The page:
Hello Friends,

TBH  – The following thoughts come from a journal note jotted few years back

– but it could have been yesterday.

I’m thinking of the people we meet, when we’re walking down the street, or…in Marcus and my case,

when we sit at the bar.

Like the other night, Marcus and I went to a nearby restaurant and sat at the bar. Given the option, he prefers to sit at the bar. I asked him if this is so he can talk to other people or because he can watch sports. His answer: “Both.” So…there ya go.

Anyway, I want to share about our evening’s interactions.

Congratulations For Being In Public

First, shortly after we got our drinks we were approached by a couple, a bit older than me I thought, but not by much. The man pulled out his phone and said “I just want to congratulate you for having a drink at the bar with your son. This is me and our son New Year’s Eve.”

He showed me the picture of him with his son, another adult with Down syndrome, holding up their beer. He told me his son is about 42 years old. It was a great picture.

He also told me that when their son was born things were different. Which we all know…but don’t really know.

He expounded that when his son turned 21, the two of them went to the birth-doctors grave, and…

but the mother shushed him.

I did not.

If I could

At these moments I wish I could stop the world, pull them aside, ask a million questions and know more. Much more. But the world spins, the bar bustles, and they moved back to their own table to finish their evening and soon went home. Hmmm.

Sadly, even now, they are right to share congratulations. There is a risk for Marcus going out that many others in the bar don’t share. One extreme and tragic example of this was the 2013 death of Ethan Saylor, a young man with Down syndrome, who was killed at the hands of off-duty police officers. Then the local Sheriff’s family publicly blamed Patti Saylor for her son’s death because it was she who allowed Ethan to be in the community.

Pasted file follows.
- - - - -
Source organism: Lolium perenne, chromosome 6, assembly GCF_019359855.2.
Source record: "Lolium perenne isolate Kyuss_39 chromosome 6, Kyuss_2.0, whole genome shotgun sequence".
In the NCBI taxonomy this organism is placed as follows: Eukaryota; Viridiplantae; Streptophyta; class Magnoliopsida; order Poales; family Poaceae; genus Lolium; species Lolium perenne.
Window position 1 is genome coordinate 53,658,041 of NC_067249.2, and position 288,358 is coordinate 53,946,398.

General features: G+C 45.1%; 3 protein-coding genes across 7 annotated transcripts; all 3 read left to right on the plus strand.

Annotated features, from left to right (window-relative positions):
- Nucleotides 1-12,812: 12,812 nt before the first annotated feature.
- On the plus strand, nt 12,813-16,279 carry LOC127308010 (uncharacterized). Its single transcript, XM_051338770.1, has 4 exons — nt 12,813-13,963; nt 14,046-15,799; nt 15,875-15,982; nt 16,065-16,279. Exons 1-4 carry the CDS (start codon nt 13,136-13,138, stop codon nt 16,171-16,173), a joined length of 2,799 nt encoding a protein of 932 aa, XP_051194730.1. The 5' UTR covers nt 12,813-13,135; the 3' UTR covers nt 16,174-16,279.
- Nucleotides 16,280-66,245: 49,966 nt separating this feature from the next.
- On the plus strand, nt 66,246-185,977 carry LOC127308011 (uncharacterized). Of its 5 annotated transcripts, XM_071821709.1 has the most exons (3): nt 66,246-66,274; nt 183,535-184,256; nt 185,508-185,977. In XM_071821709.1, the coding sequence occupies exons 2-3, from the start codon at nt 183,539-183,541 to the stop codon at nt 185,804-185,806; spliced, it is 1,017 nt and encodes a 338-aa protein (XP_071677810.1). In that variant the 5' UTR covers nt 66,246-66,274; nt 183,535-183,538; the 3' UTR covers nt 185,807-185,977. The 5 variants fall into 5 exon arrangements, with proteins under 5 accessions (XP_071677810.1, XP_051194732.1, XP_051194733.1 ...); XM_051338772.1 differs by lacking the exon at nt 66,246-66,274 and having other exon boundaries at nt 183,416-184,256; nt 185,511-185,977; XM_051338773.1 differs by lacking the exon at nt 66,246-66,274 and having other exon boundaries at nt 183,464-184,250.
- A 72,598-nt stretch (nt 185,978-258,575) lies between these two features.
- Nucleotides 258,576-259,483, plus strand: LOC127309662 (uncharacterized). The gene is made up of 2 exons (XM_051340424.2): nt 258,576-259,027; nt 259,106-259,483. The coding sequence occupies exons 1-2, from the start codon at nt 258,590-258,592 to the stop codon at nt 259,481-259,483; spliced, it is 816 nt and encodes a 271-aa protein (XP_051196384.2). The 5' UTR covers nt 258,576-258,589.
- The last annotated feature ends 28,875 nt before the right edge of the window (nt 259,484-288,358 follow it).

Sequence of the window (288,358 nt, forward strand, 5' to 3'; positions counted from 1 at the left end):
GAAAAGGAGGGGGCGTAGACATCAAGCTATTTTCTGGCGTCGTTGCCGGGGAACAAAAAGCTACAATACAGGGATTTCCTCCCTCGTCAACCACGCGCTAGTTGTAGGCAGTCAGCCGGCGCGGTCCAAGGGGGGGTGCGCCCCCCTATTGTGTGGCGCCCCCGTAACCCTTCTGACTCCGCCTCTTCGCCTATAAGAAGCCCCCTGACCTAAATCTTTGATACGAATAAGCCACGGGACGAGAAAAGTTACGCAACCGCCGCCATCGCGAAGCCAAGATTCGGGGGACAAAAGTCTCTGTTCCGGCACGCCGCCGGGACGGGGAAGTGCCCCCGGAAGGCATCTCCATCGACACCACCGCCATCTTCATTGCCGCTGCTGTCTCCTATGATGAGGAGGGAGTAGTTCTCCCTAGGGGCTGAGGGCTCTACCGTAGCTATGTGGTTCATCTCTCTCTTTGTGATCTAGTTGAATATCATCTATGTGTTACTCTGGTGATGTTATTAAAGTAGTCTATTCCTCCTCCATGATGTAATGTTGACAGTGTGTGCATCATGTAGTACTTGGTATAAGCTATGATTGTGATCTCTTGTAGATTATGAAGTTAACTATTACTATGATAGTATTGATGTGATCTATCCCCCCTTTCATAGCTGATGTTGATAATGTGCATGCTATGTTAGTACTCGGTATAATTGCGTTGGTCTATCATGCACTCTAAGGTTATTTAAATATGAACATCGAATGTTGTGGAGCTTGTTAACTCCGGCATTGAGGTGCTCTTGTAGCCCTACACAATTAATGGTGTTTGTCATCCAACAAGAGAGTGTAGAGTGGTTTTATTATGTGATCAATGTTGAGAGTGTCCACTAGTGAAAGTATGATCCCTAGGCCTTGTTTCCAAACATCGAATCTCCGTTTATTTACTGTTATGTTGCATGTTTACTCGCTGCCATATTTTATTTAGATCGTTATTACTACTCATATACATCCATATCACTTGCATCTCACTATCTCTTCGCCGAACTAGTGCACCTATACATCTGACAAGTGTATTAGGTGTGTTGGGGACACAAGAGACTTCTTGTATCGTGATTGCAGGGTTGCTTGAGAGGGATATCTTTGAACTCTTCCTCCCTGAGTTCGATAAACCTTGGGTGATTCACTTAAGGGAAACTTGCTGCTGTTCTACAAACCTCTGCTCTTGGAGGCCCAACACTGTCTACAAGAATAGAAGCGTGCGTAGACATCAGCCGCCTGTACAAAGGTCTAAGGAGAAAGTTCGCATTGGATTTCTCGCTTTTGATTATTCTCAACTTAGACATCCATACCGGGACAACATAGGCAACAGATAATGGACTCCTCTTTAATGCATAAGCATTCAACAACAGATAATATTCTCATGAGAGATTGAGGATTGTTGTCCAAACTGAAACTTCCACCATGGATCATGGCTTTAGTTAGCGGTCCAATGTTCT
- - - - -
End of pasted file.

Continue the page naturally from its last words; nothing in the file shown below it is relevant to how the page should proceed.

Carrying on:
Seriously.

You can read more about that on the Huffington Post, here: ACCORDING TO JENKINS, BEST TO KEEP A PERSON WITH DOWN SYNDROME AT HOME

So…As I’ve said many times before, we’ve come so far, and yet…

The Good Ones

Then we met another couple who sat near us at the bar. They started talking to Marcus about his hat. (Marcus’ hats are not only stylish, but good conversation starters.)

Because of the way this person interacted with Marcus, I guessed he has some connection (personal or occupational) with people (or a person) with learning and/or communication disabilities.

The starnger’s speech and tone emulated the difference between talking to a person instead talking at them. The difference between carefully listening (and watching for other communication cues, we all have them) and responding, instead of immediately looking at me to translate. Also conversing naturally and not either condescending or cutesy. Just chatting and listening.

It was nice and fun and although Marcus and I, not infrequently, enjoy going out to together, it still felt a little extra special.

The world is full of the scary and the special. Of needing patience and full of courage.

I don’t want to be impressed that people are kind and listen, but when it happens, I still am.